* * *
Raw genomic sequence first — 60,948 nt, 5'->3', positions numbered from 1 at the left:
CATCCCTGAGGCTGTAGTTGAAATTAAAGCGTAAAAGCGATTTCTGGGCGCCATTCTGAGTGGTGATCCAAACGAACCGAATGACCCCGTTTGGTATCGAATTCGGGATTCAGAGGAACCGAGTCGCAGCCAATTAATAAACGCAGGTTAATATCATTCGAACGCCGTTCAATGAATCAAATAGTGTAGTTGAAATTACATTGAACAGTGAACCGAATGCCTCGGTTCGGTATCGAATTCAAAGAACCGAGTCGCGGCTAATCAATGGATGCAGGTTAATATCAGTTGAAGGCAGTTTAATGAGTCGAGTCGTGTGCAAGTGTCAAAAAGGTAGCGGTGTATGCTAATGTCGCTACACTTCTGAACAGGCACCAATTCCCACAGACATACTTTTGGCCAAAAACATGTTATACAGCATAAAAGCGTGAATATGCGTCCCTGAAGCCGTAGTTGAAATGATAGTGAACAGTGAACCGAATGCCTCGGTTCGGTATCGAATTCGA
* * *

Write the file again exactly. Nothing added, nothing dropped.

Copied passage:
Raw genomic sequence first — 60,948 nt, 5'->3', positions numbered from 1 at the left:
CATCCCTGAGGCTGTAGTTGAAATTAAAGCGTAAAAGCGATTTCTGGGCGCCATTCTGAGTGGTGATCCAAACGAACCGAATGACCCCGTTTGGTATCGAATTCGGGATTCAGAGGAACCGAGTCGCAGCCAATTAATAAACGCAGGTTAATATCATTCGAACGCCGTTCAATGAATCAAATAGTGTAGTTGAAATTACATTGAACAGTGAACCGAATGCCTCGGTTCGGTATCGAATTCAAAGAACCGAGTCGCGGCTAATCAATGGATGCAGGTTAATATCAGTTGAAGGCAGTTTAATGAGTCGAGTCGTGTGCAAGTGTCAAAAAGGTAGCGGTGTATGCTAATGTCGCTACACTTCTGAACAGGCACCAATTCCCACAGACATACTTTTGGCCAAAAACATGTTATACAGCATAAAAGCGTGAATATGCGTCCCTGAAGCCGTAGTTGAAATGATAGTGAACAGTGAACCGAATGCCTCGGTTCGGTATCGAATTCGA